There’s a chance that Hans Clevers from Utrecht will soon be permanently changing the world. The scientist and his team are the brain behind the revolutionary technology for lab-grown organs that, probably next month, will be tested on a person for the first time. If this transplant proves successful then it can change the lives of countless people all over the world.
Around 10 years ago a very special technology was developed in a lab in Utrecht: researcher Hans Clevers and his team discovered how you can grow an organ outside a patient’s body. Something that all the world believed was impossible was made possible within the walls of the Hubrecht Institute at Utrecht Science Park.
Following a great number of tests with mice, it’s now the turn of humans: the pioneering discovery from Utrecht will soon be tested on a person in the lab of researcher Mamoru Watanabe in Tokyo. A number of Japanese patients will be undergoing mini intestinal transplants there. If these transplants prove successful, then Clevers’ technology may possibly change the world forever.
The technology was developed in Clevers’ lab some years ago. ‘We discovered how you can take a piece of intestinal tissue and get the stem cells contained in this to divide by themselves. This results in a mini-organ or “organoid” that you can put back into the larger organ in the body,’ the researcher explains. ‘One of these organoids can ensure that the failing liver or damaged kidney in question can completely repair itself.’
Clevers’ organ-growing technology could ensure that in the future the terribly long waiting lists for new organs are significantly shortened. Someone who needs an organ will then no longer be dependent on someone else’s death. ‘We can grow some intestinal or liver tissue from healthy volunteers to create organoids and then freeze them. If a patient needs an organoid because one of his or her ‘big’ organs is failing, we click on the list to see which donor is a good match. Then we transplant this organoid into the patient. The patient’s organ recovers while the donor is happily sitting at home on the sofa watching TV.’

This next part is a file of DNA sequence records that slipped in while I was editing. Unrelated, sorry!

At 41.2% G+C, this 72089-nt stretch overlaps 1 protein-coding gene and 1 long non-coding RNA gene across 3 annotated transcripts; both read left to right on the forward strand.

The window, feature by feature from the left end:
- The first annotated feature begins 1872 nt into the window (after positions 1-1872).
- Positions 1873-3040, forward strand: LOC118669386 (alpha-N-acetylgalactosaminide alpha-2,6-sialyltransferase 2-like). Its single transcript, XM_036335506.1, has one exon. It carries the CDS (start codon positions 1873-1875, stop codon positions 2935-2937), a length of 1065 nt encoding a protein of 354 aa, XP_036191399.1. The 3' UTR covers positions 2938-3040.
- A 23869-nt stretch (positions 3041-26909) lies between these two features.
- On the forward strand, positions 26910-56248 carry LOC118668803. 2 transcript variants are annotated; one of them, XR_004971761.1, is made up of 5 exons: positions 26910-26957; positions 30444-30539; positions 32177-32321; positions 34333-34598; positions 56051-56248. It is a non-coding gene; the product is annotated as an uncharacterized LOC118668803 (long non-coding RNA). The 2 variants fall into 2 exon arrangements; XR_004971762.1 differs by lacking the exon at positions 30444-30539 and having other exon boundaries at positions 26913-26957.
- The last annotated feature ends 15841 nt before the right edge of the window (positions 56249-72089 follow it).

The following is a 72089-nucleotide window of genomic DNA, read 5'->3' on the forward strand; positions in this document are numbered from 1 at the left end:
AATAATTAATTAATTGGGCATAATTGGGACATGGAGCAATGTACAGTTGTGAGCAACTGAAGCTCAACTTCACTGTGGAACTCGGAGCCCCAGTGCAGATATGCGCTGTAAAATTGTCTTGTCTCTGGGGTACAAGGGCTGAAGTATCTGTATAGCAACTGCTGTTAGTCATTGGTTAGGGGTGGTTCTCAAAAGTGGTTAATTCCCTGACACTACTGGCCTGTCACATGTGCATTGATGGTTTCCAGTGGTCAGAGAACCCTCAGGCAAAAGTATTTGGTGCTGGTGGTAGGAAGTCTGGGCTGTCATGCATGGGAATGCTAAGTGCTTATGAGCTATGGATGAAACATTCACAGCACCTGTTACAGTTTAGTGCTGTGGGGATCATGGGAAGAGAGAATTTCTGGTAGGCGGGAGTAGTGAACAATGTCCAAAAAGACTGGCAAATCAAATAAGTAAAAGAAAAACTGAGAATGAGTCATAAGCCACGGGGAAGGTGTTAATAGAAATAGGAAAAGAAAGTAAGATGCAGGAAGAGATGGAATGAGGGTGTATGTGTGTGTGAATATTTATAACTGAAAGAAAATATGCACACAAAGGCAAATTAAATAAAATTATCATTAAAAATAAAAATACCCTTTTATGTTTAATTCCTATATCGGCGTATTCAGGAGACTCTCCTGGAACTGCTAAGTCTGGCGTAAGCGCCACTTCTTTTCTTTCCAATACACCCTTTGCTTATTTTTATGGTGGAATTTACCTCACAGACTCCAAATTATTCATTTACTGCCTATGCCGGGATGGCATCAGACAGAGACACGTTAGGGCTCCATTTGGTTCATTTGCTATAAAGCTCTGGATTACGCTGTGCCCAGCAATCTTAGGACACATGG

Probably in one month from now a number of mini intestinal sections will be placed in the body of the first Japanese patient, which should lead to the man’s diseased intestine healing itself. There is a reason why such a transplant operation is not taking place in the Netherlands. ‘The legislation is so strict that we probably wouldn’t be able to test this in Europe,’ says Clevers. ‘Moreover, it costs a few million euros to set up a clean room, an extremely clean working environment in which people work in protective suits. That’s necessary for this process.’ The rules are strict in Japan, too, but more things are possible there. The team has always had links to this country, so contracting out the operation to Japan is a logical step.
One of these organoids can ensure that the failing liver or damaged kidney in question can completely repair itself.
What will happen if the transplant in Tokyo goes wrong? ‘There is a chance of this happening, because the operation has so many different aspects,’ says Clevers. ‘But the advantage is that it doesn’t involve an acute patient and there is no extreme haste as is the case with a normal transplant. They have plenty of time to sort everything out. Rejection won’t be an issue because they have already ensured a good match. But it will still be a challenge to carry out the entire process in one go.’
If the transplant is successful then it will be a breakthrough, as Clevers is well aware. ‘Then it would – indeed – be a breakthrough that originates in Utrecht,’ the scientist modestly admits. The first transplant will probably take place at the end of February or the beginning of March.
Source: AD by Emma Thies